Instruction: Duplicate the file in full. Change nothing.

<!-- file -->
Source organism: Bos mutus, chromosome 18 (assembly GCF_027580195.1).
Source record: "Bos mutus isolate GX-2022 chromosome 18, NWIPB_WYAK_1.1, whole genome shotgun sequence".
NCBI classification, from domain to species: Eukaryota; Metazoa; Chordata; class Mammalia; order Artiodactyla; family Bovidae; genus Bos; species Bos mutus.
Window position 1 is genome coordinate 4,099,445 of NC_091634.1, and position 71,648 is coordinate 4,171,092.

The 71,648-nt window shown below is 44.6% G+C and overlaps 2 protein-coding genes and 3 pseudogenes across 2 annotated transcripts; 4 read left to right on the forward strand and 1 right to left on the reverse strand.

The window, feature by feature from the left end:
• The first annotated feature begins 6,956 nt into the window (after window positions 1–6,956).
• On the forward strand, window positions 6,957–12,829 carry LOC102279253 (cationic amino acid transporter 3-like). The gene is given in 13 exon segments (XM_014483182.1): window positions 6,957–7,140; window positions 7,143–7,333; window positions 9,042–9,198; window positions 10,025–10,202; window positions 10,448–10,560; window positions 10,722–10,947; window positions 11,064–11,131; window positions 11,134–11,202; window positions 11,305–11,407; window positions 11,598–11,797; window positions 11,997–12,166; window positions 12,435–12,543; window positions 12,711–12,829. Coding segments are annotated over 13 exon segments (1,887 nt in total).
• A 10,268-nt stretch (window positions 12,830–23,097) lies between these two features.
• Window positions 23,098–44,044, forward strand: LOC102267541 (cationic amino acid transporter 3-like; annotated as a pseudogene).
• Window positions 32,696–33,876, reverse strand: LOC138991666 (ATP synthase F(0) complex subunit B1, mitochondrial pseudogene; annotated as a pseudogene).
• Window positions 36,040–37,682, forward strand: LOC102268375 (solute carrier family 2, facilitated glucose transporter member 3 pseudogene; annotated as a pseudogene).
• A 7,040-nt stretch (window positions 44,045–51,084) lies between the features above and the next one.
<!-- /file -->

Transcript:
Source organism: Bos mutus, chromosome 18 (assembly GCF_027580195.1).
Source record: "Bos mutus isolate GX-2022 chromosome 18, NWIPB_WYAK_1.1, whole genome shotgun sequence".
NCBI classification, from domain to species: Eukaryota; Metazoa; Chordata; class Mammalia; order Artiodactyla; family Bovidae; genus Bos; species Bos mutus.
Window position 1 is genome coordinate 4,099,445 of NC_091634.1, and position 71,648 is coordinate 4,171,092.

The 71,648-nt window shown below is 44.6% G+C and overlaps 2 protein-coding genes and 3 pseudogenes across 2 annotated transcripts; 4 read left to right on the forward strand and 1 right to left on the reverse strand.

The window, feature by feature from the left end:
• The first annotated feature begins 6,956 nt into the window (after window positions 1–6,956).
• On the forward strand, window positions 6,957–12,829 carry LOC102279253 (cationic amino acid transporter 3-like). The gene is given in 13 exon segments (XM_014483182.1): window positions 6,957–7,140; window positions 7,143–7,333; window positions 9,042–9,198; window positions 10,025–10,202; window positions 10,448–10,560; window positions 10,722–10,947; window positions 11,064–11,131; window positions 11,134–11,202; window positions 11,305–11,407; window positions 11,598–11,797; window positions 11,997–12,166; window positions 12,435–12,543; window positions 12,711–12,829. Coding segments are annotated over 13 exon segments (1,887 nt in total).
• A 10,268-nt stretch (window positions 12,830–23,097) lies between these two features.
• Window positions 23,098–44,044, forward strand: LOC102267541 (cationic amino acid transporter 3-like; annotated as a pseudogene).
• Window positions 32,696–33,876, reverse strand: LOC138991666 (ATP synthase F(0) complex subunit B1, mitochondrial pseudogene; annotated as a pseudogene).
• Window positions 36,040–37,682, forward strand: LOC102268375 (solute carrier family 2, facilitated glucose transporter member 3 pseudogene; annotated as a pseudogene).
• A 7,040-nt stretch (window positions 44,045–51,084) lies between the features above and the next one.